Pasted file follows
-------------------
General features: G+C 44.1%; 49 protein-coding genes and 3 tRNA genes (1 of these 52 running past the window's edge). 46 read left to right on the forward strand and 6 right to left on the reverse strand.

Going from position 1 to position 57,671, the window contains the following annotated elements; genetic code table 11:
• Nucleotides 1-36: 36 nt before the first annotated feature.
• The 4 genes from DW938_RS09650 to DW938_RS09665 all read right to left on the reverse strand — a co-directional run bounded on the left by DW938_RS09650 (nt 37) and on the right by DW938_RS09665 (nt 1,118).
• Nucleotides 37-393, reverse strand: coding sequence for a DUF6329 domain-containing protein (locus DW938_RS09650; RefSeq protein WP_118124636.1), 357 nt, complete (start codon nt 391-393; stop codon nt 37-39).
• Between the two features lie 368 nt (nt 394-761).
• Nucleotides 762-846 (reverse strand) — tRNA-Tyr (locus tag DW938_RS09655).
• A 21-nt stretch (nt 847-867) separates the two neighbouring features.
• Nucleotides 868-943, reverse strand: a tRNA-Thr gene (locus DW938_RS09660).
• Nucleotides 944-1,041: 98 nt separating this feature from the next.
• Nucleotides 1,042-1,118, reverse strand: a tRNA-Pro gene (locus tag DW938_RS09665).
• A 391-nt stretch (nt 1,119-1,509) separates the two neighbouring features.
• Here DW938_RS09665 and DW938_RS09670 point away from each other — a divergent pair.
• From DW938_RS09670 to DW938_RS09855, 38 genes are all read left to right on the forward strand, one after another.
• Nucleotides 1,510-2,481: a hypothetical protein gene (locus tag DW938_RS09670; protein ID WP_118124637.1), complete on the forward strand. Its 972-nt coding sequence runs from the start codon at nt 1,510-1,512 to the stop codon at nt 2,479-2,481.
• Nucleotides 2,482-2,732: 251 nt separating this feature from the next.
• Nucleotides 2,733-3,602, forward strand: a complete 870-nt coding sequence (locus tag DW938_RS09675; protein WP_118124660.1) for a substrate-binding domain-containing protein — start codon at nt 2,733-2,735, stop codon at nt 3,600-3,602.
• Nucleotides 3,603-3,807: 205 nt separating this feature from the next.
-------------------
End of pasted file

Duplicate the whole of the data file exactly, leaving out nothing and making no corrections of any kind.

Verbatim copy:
General features: G+C 44.1%; 49 protein-coding genes and 3 tRNA genes (1 of these 52 running past the window's edge). 46 read left to right on the forward strand and 6 right to left on the reverse strand.

Going from position 1 to position 57,671, the window contains the following annotated elements; genetic code table 11:
• Nucleotides 1-36: 36 nt before the first annotated feature.
• The 4 genes from DW938_RS09650 to DW938_RS09665 all read right to left on the reverse strand — a co-directional run bounded on the left by DW938_RS09650 (nt 37) and on the right by DW938_RS09665 (nt 1,118).
• Nucleotides 37-393, reverse strand: coding sequence for a DUF6329 domain-containing protein (locus DW938_RS09650; RefSeq protein WP_118124636.1), 357 nt, complete (start codon nt 391-393; stop codon nt 37-39).
• Between the two features lie 368 nt (nt 394-761).
• Nucleotides 762-846 (reverse strand) — tRNA-Tyr (locus tag DW938_RS09655).
• A 21-nt stretch (nt 847-867) separates the two neighbouring features.
• Nucleotides 868-943, reverse strand: a tRNA-Thr gene (locus DW938_RS09660).
• Nucleotides 944-1,041: 98 nt separating this feature from the next.
• Nucleotides 1,042-1,118, reverse strand: a tRNA-Pro gene (locus tag DW938_RS09665).
• A 391-nt stretch (nt 1,119-1,509) separates the two neighbouring features.
• Here DW938_RS09665 and DW938_RS09670 point away from each other — a divergent pair.
• From DW938_RS09670 to DW938_RS09855, 38 genes are all read left to right on the forward strand, one after another.
• Nucleotides 1,510-2,481: a hypothetical protein gene (locus tag DW938_RS09670; protein ID WP_118124637.1), complete on the forward strand. Its 972-nt coding sequence runs from the start codon at nt 1,510-1,512 to the stop codon at nt 2,479-2,481.
• Nucleotides 2,482-2,732: 251 nt separating this feature from the next.
• Nucleotides 2,733-3,602, forward strand: a complete 870-nt coding sequence (locus tag DW938_RS09675; protein WP_118124660.1) for a substrate-binding domain-containing protein — start codon at nt 2,733-2,735, stop codon at nt 3,600-3,602.
• Nucleotides 3,603-3,807: 205 nt separating this feature from the next.